Albion Monitor /News
[Editor's note: See this earlier report in the Monitor for background on related disease risks from exposure to contaminated beef or by-products.]

New Concern of Humans Catching "Mad Cow" Disease

by Gustavo Capdevila

"Zero" risk for the average person, but researchers concerned about link between new form of CJD and mad cow disease
(IPS) GENEVA -- The world beef industry has not yet recovered from the plunge in consumption caused by the British government's announcement a year ago that it had found a probable link between new cases of Creutzfeldt-Jakob disease (CJD) and eating beef.

After a 10 percent loss in sales on the world market, the European industry suffered another blow at the end of March, with the appearance of the first case of bovine spongiform encephalopathy -- mad cow disease -- in the Netherlands.

Nonetheless, some 50 researchers from 15 countries meeting the last week in March concluded that it was not yet possible to establish a clear link between mad cow disease and new forms of CJD, although "recent findings strengthen that hypothesis."

But Paul Brown, with the National Institutes of Health in Bethesda, Maryland, said epidemiological studies have demonstrated that the probability of contagion for the average person was "zero."

While it has not yet been demonstrated that the disease can be transmitted through transfusions, traces of CJD could remain in processed plasma
Only one person in a million die annually from the classic form of CJD, known for more than a century. And the new forms of the disease, which have appeared this decade, have only killed 16 people in Great Britain and one in France.

Nevertheless, last week's scientific conference, convened by the World Health Organization (WHO), underlined the need for continuous, intensified research.

It recognized that the lack of an early diagnosis tool was a major obstacle. CJD is diagnosed by injecting lab animals with samples of infected brain tissue.

The conference suggested the WHO draw up recommendations on the disease for its 191 member states. The guidelines should include avoiding the use of raw beef by-products in the preparation of medicine. In cases in which the use of such materials is essential, it must come from countries certified as being free of mad cow disease.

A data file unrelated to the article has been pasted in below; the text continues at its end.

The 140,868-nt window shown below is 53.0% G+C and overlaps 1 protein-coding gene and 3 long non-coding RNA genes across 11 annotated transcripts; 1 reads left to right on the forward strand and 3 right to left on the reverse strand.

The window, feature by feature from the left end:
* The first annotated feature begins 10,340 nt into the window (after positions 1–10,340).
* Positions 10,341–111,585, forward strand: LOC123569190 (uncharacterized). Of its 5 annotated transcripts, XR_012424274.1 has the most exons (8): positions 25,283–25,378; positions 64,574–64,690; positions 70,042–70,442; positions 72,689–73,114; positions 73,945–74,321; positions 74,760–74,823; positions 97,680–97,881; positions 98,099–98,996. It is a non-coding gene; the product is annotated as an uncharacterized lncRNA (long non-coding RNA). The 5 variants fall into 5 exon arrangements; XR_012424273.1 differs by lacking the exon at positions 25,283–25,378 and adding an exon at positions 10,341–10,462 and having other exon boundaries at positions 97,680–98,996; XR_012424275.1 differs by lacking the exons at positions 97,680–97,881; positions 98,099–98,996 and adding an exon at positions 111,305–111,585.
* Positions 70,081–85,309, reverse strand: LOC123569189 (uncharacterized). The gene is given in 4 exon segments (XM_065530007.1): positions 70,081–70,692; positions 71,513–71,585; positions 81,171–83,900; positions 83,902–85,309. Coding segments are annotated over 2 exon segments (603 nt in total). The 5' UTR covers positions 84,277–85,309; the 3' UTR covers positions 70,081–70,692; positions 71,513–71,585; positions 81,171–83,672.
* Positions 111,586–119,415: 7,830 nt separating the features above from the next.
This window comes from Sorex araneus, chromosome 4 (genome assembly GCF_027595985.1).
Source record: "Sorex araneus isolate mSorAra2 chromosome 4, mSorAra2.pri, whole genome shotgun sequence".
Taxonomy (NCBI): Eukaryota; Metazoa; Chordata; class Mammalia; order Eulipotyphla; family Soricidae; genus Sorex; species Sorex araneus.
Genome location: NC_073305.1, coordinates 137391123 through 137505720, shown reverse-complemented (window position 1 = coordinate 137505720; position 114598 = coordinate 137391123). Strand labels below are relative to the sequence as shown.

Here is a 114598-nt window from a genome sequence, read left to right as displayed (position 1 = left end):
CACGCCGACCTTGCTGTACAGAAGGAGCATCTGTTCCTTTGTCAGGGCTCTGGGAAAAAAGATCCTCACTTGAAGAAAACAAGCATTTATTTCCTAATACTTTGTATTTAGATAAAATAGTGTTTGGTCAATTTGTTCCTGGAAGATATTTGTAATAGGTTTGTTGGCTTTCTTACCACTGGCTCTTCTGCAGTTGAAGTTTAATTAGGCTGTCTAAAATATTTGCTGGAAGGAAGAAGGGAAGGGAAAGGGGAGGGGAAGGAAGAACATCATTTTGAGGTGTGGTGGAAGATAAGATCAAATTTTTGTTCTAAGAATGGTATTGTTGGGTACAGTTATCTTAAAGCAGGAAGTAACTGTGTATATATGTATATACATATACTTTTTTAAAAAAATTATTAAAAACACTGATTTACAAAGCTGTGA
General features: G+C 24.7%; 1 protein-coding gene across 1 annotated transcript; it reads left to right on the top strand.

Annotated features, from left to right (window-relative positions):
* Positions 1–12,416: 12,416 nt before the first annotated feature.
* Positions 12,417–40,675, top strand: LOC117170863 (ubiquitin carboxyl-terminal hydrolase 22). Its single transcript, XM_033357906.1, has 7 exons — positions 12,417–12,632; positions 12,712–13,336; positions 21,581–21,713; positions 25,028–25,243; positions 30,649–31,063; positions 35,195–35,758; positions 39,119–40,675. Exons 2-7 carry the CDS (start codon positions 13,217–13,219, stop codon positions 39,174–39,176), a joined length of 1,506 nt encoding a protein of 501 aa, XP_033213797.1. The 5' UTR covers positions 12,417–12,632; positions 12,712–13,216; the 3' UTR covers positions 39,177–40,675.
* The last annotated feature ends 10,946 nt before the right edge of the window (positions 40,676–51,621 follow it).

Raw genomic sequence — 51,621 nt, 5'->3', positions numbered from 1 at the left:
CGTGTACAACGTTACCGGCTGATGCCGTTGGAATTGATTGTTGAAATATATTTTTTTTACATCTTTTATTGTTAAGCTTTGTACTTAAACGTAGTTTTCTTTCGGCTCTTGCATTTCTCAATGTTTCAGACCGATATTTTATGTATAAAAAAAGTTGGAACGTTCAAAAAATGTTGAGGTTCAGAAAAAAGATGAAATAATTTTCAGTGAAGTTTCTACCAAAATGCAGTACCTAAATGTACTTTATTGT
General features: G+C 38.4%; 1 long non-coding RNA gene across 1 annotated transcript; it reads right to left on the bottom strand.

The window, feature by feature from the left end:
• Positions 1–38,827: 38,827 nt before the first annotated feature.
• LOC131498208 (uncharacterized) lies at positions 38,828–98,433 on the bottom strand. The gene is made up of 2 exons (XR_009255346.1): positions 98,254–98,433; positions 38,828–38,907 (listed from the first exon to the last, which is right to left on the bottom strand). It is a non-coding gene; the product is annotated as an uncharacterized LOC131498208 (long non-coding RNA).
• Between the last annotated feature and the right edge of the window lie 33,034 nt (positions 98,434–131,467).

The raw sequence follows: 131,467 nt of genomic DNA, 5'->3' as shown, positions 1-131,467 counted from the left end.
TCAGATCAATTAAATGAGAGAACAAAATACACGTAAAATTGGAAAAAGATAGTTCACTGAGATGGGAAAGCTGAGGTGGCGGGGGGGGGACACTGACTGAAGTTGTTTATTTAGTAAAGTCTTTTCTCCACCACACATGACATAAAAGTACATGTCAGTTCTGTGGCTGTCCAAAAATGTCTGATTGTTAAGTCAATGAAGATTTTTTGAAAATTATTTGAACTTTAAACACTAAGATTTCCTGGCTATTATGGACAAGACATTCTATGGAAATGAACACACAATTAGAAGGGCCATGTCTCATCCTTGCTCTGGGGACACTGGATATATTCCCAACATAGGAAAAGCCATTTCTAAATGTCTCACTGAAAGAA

In the light of experiments carried out by Brown in Bethesda, the scientists also recommended monitoring blood transfusions to prevent CJD carriers from donating blood. While it has not yet been demonstrated that the disease can be transmitted from one person to another through transfusions, Brown told a press conference he had found that traces of CJD could remain in processed plasma.

David Heymann, director of the WHO Division of Emerging and other Transmittable Diseases, concurred that there was no proof that CJD could be transmitted by blood transfusion. Nevertheless, he added that as a precautionary measure, the blood of people with CJD and other transmittable spongiform encephalopathies should not be used.

Some people were infected with CJD in the 1980s through the use of human growth hormones. Pituitary glands from corpses began to be used as a source of growth hormones in the 1960s, but that practice was discontinued in 1985. Due to the long incubation period of CJD, such cases are still turning up in the United States, France and Great Britain.

The recommendations by the scientists also extend to those patients who received grafts of a certain brain membrane used in surgery, which is also obtained from corpses, and in the past was extracted in some cases from people who had died of CJD, said Brown.

The three groups -- CJD sufferers, those who took natural growth hormones and people who received grafts of the brain membrane in question -- along with those who have a hereditary disposition to CJD should be excluded from donating blood, organs and other tissues, the conference underlined.

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Albion Monitor April 6, 1997 (

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